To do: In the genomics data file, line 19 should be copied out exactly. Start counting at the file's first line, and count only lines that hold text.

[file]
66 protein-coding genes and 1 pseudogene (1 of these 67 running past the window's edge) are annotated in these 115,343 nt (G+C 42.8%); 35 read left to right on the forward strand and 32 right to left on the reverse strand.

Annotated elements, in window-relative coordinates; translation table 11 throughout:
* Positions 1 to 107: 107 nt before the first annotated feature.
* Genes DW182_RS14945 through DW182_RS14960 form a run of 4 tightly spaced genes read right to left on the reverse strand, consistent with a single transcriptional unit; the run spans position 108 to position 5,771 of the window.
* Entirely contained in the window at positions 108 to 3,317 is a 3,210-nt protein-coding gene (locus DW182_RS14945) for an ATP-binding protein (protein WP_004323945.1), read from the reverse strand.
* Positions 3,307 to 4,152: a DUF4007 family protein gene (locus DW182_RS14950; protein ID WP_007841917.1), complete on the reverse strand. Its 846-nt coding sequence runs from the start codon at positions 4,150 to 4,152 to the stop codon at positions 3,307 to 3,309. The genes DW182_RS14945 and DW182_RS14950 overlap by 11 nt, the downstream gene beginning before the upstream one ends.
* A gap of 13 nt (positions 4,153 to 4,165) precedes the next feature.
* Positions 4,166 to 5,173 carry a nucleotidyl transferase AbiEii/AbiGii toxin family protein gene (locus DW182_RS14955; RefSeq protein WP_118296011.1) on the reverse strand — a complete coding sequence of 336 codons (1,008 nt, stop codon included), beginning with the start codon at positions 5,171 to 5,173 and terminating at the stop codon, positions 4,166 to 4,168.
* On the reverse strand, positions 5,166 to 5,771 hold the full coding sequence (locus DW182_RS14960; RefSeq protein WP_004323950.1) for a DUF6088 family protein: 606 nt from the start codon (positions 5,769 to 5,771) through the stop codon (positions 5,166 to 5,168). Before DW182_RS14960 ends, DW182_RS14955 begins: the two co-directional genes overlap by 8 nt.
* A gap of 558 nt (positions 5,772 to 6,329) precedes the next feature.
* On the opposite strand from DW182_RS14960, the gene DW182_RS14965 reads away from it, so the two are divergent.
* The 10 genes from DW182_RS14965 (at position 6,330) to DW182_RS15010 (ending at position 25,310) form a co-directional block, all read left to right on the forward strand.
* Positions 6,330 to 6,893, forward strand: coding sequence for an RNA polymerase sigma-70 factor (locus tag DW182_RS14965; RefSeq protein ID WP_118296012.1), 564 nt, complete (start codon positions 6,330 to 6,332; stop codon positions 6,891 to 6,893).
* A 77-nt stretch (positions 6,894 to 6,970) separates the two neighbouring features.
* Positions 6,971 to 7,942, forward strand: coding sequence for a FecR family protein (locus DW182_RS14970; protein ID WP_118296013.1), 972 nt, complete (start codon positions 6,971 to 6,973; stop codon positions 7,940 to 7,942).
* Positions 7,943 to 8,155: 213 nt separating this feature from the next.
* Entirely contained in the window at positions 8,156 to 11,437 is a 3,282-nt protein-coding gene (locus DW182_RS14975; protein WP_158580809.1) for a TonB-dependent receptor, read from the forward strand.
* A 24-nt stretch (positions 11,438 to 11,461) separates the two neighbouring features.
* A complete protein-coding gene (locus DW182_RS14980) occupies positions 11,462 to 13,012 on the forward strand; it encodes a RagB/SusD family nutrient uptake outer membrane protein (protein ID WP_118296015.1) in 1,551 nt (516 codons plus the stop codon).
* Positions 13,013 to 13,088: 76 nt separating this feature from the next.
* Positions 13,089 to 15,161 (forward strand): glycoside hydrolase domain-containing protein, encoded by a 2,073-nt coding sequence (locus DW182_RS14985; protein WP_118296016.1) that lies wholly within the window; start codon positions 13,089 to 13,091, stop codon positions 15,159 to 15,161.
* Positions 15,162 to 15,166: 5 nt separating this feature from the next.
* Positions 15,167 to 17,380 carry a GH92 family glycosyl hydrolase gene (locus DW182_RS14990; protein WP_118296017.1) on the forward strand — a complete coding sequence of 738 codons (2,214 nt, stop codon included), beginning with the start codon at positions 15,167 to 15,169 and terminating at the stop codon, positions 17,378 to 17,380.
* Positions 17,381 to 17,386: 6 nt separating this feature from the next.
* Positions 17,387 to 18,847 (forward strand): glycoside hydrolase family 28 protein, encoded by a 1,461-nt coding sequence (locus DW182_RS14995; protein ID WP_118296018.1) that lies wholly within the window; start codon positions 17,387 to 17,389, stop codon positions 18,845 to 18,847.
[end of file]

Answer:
* A complete protein-coding gene (locus DW182_RS14980) occupies positions 11,462 to 13,012 on the forward strand; it encodes a RagB/SusD family nutrient uptake outer membrane protein (protein ID WP_118296015.1) in 1,551 nt (516 codons plus the stop codon).